Okay, yes, I realize I didn't exactly divide this scene in half. But hey, that means you only had 80 lines left to read for this second post. Anyway, poor Hamlet, discovering this way that Ophelia has died. He didn't even know she'd gone crazy, unless Horatio clued him in while they were heading back to Elsinore. But I think if he had, Hamlet wouldn't have been so cheerful earlier in this scene, and he definitely wouldn't have been so surprised when he figured out who was getting buried here.
You know I like that Hamlet calls Laertes "a very noble youth" (204), so I won't belabor that. So instead I will point out that it was Claudius who commanded that Ophelia be buried in consecrated ground and with at least some Christian rites. Good for Claudius. Maybe he's trying to make up for the secretive way he had Polonius buried?
So then Laertes speechifies a while about how much he hates Hamlet, and how dear Ophelia was to him. Which makes Hamlet hop out of hiding and make a few declarations himself. And not just about how he loved Ophelia more than any brother ever could, but did you notice how he calls himself "Hamlet the Dane" (239)? That's pretty much a direct challenge to Claudius. "The Dane" means "the #1 Dane," as in "I am by rights the king." He's pretty much done with subtlety, I'd say. (Also, that's the line I get the long version of my handle from: Hamlette the Dame.)
So anyway, Hamlet and Laertes slug it out a while. I love the stage direction there. It's very simple and direct: They fight. After they fight, both Gertrude and Claudius try to convince Laertes and everyone else that Hamlet's just mad, no big, please ignore him. And Horatio gets sent to watch over him, just like they told him to watch over Ophelia. Guess everyone pretty much trusts him, huh?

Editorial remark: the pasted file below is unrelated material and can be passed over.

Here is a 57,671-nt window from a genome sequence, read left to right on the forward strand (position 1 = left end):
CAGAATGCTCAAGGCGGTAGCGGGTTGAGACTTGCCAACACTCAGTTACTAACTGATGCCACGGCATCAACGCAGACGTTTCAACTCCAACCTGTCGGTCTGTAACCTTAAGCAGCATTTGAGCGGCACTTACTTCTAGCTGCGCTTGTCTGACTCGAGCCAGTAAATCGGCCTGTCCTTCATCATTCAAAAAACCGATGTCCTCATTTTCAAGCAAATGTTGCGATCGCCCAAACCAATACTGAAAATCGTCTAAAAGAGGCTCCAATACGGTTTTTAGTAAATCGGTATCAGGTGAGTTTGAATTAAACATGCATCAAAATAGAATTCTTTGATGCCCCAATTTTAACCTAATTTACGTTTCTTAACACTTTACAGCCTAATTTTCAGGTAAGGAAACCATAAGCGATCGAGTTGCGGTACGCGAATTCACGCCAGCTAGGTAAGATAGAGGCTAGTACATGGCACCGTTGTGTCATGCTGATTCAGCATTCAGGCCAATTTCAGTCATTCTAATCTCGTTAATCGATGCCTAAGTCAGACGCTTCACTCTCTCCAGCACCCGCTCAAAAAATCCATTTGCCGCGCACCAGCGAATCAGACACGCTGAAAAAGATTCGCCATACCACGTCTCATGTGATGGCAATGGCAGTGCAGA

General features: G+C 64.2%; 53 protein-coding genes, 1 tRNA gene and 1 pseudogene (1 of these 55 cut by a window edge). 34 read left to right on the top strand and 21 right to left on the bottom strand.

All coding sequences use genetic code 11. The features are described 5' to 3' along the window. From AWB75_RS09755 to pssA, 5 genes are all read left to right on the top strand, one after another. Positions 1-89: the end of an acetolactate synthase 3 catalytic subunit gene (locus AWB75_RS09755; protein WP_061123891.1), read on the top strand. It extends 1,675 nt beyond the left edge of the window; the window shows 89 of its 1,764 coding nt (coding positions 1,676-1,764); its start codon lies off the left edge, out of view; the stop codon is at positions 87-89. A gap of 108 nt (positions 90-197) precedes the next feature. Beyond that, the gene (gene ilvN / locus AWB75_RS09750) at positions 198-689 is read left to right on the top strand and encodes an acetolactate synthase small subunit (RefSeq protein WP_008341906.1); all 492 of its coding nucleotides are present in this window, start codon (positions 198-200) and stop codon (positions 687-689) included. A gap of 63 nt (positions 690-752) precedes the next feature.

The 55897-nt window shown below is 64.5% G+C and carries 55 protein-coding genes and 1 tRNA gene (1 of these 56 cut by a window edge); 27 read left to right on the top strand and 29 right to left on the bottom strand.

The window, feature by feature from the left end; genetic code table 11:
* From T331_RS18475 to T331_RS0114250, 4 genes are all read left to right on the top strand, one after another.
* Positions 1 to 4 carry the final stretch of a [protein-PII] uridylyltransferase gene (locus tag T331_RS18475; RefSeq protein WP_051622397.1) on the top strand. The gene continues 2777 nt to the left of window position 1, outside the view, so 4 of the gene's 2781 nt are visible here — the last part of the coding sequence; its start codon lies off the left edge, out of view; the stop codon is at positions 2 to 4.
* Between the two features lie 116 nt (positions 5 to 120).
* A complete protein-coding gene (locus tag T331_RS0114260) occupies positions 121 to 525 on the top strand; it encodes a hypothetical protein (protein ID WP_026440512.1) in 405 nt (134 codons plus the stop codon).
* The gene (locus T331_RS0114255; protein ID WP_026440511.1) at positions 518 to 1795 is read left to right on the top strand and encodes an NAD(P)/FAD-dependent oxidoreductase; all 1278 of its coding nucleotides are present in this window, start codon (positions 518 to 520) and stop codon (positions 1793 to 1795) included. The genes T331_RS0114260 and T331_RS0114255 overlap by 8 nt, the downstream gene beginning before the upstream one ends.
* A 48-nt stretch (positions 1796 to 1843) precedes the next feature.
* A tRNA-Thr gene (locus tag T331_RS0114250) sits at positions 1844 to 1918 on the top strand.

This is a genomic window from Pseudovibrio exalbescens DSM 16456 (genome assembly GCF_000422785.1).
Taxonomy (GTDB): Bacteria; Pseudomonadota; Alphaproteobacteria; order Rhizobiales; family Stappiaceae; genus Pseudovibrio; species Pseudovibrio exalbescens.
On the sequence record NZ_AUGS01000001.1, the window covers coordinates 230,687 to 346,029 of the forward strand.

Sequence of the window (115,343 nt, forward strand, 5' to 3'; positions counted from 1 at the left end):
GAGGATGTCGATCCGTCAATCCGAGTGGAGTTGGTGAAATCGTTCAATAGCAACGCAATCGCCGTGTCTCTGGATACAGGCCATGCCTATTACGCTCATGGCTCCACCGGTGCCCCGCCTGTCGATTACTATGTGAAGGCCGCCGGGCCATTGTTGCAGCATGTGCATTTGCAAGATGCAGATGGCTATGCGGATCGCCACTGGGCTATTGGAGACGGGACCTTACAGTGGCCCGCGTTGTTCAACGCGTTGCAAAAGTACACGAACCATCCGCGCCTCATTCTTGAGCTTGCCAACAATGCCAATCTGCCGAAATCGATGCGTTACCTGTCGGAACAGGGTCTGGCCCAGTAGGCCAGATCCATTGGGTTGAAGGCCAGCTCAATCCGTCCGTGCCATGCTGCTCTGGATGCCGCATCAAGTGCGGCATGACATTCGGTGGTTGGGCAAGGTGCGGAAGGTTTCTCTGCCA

And we end with Claudius assuring Laertes that their little Plot To Kill Hamlet By Any Treacherous Means Necessary is still totally on. Nice. (Insert grumpy face here.)
"Couch we awhile and mark" (204).
"I tell thee, churlish priest,
A ministering angel shall my sister be
When thou liest howling" (221-223).
"Who is he whose grief
Bears such an emphasis, whose phrase of sorrow
Conjures the wandering stars and makes them stand
Like wonder-wounded hearers? This is I,
Hamlet the Dane" (235-239).
"Yet have I in me something dangerous" (243).
"What is the reason that you use me thus?
I loved you ever" (272-73).
"Let Hercules himself do what he may,
The cat will mew, and dog will have his day" (274-75).
Possible Discussion Questions:
Hamlet says, "I loved Ophelia" (252). Do you think he truly did?
Why do you think Hamlet got so upset over seeing Laertes grieving over Ophelia?
Do you think anyone actually believes Hamlet to be mad by this point?
Quick note: I will be hosting a giveaway to celebrate our finishing the whole play! It will last extra long because I know a lot of people are really busy over the holidays and don't have a lot of computer time :-)